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Official Journal of the Italian Society of Orthopaedics and Traumatology

Bone graft from greater trochanter in posterior wall fractures with impacted fragments



Posterior wall fracture is the most common acetabular fracture. Comminuted fractures with an impacted segment represent a subtype of this injury. The subchondral bone of the articular zone is compressed and causes a bone defect. The impacted fragment should be isolated, mobilized, and then reduced. A bone graft should be used to fill the gap. The other fragments are fixed following the reduction of the impacted segment.

Materials and methods

Ten patients with comminuted fractures and impacted segments with bone defects were enrolled in our study, from January 2010 to July 2012. Autogenous bone grafts from the greater trochanter were used to fill the gap in all patients. The reduction was achieved through the insertion of the graft above the impacted fracture, and plate fixation was performed subsequently. Merle d’Aubigne and Postel scoring, modified by Matta, was applied to evaluate the patients during follow-up. The mean follow-up was 12 months.


The clinical results included one “excellent”, four “very good”, four “good” and one “poor”. Pain in the zone of graft harvesting was not detected in any patient. Femoral head necrosis was observed in one case. No other severe complications were detected.


Using an autogenous bone graft to fill the bone defect supplies excellent mechanical stability without any severe complications at the donor site. This surgical technique seems to be effective and safe in treating a comminuted fracture of the posterior wall in association with an impacted segment.

Level of evidence

Level IV.


Posterior acetabular wall fracture is the most common type of acetabular fracture [19], accounting for 47 % of total acetabular fractures, according to Letournel and Judet [4]. The majority of posterior wall fractures are comminuted with impacted fragments [1012], usually in the elderly population. This fracture usually occurs in association with posterior hip dislocation, which leads to displacement of bone fragments [2, 13, 14]. According to the Judet classification, this fracture can be divided into two types. The first type includes free fragments or fragments attached to the joint capsule. The second type includes impacted fragments, with or without bone loss [4]. Comminuted fractures are usually seen in females over 50 years old and in elderly populations due to osteoporosis which increases bone fragility [1517]. The reconstruction of the posterior wall is technically demanding. This can be more complicated when more than 50 % of the joint surface is involved, which may lead to hip joint instability [1, 6, 11, 12]. Many studies also emphasize the importance of the surgeon’s experience; it has been demonstrated that 19–25 % of fair or poor results may occur following surgeries performed by experienced surgeons, whereas this may increase to 55–56 % when the surgery is performed by less experienced surgeons [4, 1820]. The aim of this study was to assess the results of the surgical technique for the treatment of comminuted posterior acetabular wall fracture in association with an impacted segment using an autogenous trochanteric bone graft.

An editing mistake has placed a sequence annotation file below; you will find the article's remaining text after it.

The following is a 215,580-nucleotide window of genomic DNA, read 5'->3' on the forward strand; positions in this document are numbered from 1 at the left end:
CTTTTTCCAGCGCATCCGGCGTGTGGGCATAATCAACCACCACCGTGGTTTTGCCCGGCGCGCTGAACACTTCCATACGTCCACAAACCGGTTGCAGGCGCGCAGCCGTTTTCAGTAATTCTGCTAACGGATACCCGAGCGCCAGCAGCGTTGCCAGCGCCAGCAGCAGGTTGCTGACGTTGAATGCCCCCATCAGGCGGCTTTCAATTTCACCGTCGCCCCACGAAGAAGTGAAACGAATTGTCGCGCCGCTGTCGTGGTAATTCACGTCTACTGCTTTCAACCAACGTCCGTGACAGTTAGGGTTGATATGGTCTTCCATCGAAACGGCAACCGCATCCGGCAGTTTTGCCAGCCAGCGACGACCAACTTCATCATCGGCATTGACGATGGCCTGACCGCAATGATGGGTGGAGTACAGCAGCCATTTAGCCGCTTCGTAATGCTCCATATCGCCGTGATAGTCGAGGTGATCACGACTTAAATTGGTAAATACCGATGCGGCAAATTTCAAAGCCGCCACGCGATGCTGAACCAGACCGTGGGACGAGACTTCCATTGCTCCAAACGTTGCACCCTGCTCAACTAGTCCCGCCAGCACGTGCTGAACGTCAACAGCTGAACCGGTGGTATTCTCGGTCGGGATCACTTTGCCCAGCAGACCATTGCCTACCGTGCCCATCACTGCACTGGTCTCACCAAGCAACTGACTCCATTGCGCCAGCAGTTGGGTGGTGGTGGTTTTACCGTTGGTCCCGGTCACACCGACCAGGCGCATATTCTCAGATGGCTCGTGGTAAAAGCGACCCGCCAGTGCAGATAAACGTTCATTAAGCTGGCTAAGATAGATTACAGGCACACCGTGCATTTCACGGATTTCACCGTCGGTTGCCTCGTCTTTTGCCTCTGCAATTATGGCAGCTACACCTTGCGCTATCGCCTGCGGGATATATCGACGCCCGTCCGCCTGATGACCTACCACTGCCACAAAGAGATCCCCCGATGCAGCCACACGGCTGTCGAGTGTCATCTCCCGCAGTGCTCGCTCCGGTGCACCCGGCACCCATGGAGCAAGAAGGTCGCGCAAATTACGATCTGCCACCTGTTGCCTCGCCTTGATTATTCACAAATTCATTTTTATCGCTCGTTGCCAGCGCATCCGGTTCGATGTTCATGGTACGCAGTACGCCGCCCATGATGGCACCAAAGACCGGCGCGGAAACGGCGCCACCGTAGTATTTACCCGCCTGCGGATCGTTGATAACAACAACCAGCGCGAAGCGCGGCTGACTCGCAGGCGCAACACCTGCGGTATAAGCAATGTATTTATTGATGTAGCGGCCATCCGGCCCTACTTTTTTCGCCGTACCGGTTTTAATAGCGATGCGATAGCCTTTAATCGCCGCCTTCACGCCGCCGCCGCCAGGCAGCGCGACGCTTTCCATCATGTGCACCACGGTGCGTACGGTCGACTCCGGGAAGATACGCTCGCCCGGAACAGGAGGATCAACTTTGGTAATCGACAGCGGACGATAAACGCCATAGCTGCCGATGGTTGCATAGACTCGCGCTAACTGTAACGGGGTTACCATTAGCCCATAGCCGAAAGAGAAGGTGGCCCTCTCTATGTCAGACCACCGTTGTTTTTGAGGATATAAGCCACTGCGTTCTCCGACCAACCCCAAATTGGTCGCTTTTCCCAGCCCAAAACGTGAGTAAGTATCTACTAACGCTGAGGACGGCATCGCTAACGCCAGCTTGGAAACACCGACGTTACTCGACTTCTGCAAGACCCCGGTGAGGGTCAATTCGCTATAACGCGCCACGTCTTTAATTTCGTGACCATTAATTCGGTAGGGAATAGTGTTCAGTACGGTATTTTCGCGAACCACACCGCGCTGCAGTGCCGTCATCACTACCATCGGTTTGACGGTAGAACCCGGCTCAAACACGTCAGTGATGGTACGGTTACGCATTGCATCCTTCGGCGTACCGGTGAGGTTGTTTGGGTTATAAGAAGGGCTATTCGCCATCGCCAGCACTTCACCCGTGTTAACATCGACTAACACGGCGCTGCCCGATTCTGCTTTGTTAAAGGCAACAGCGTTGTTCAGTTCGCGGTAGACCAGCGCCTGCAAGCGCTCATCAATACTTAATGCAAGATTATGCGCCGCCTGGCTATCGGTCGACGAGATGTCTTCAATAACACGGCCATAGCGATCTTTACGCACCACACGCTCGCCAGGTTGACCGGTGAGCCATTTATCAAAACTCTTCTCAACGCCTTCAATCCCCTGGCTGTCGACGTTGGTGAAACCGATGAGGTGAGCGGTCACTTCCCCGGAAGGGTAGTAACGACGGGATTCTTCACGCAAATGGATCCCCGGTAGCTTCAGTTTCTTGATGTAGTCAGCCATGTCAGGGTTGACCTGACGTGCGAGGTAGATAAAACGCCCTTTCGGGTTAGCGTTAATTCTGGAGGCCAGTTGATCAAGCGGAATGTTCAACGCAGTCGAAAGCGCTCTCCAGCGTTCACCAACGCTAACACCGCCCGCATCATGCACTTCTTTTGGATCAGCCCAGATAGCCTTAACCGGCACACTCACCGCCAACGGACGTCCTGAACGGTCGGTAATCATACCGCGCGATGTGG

Materials and methods

Twenty-six patients with posterior wall fractures were operated on in our center from January 2010 to July 2012. Out of these, ten patients, including nine males and one female, were enrolled in our study with the inclusion criteria of comminuted posterior acetabular wall fractures and impacted segments with bone defects. The mean age was 57.6 (range 26–89 years). According to our trauma protocol, all the patients were evaluated clinically and radiographically preoperatively. Imaging studies included AP and Judet oblique views and 2- and 3-D CT scans of the pelvis [2, 4, 15] (Fig. 1). All cases were treated surgically by two experienced surgeons (RP & MC). The mechanism of injuries were as follows: seven car accidents, one motorcycle accident, one fall from height, and one fall from a chair. Posterior hip dislocation was observed in five patients while free fragments were detected in three of them.

Fig. 1

Preoperative a X-ray, b–d 3-D and 2-D CT scans (Male, 73 years, car accident)

In four cases hip dislocation was reduced within 6 h of injury; in one case a close reduction failed and an open reduction was performed at the time of surgery, after 5 days when the patient’s general condition permitted surgery (Table 1).

Table 1 Patient’s demographic and fracture characteristics

A Kocher–Langenbeck approach was used for all patients [2, 4, 21]. Patients were placed in the prone position. The knee was flexed to minimize the chance of sciatic nerve injury. After detaching the piriformis tendon and conjoined tendons, including obturator internus and gemelli muscles, the greater sciatic notch, the ischial spine and the lesser sciatic notch were exposed. Two retractors were inserted in the greater and the lesser sciatic notches to expose the posterior column in its whole extent. The femoral head was re-dislocated in the case of intra-articular fragments and articular lavage was performed. While the fracture was isolated, the hematoma was evacuated and the existing fragments were identified. The femoral head was used as a landmark to guide the surgeons when reducing the fragments. A 2 cm × 2 cm bone graft from the greater trochanter was harvested and inserted into the identified bone defect (Fig. 2); the bone graft was placed over the reduced fragment to hold it in place (Fig. 3). The size of the bone graft should be proper for the bone defect; otherwise the reduction will not be anatomically correct. Definitive fixation was finally performed using one or two plates (Fig. 4). The bone defect at the graft harvesting zone on the greater trochanter was covered by reattaching of the periosteal flaps.

Fig. 2

a, b Impacted fragment and lack of bone substance; femoral head as a point of reference

Fig. 3

a–c Cancellous bone graft from greater trochanter to fill the gap, after reduction of articular fragment

Fig. 4

Post-operative X-rays: a AP and b, c oblique Judet views (same patient as in Fig. 1)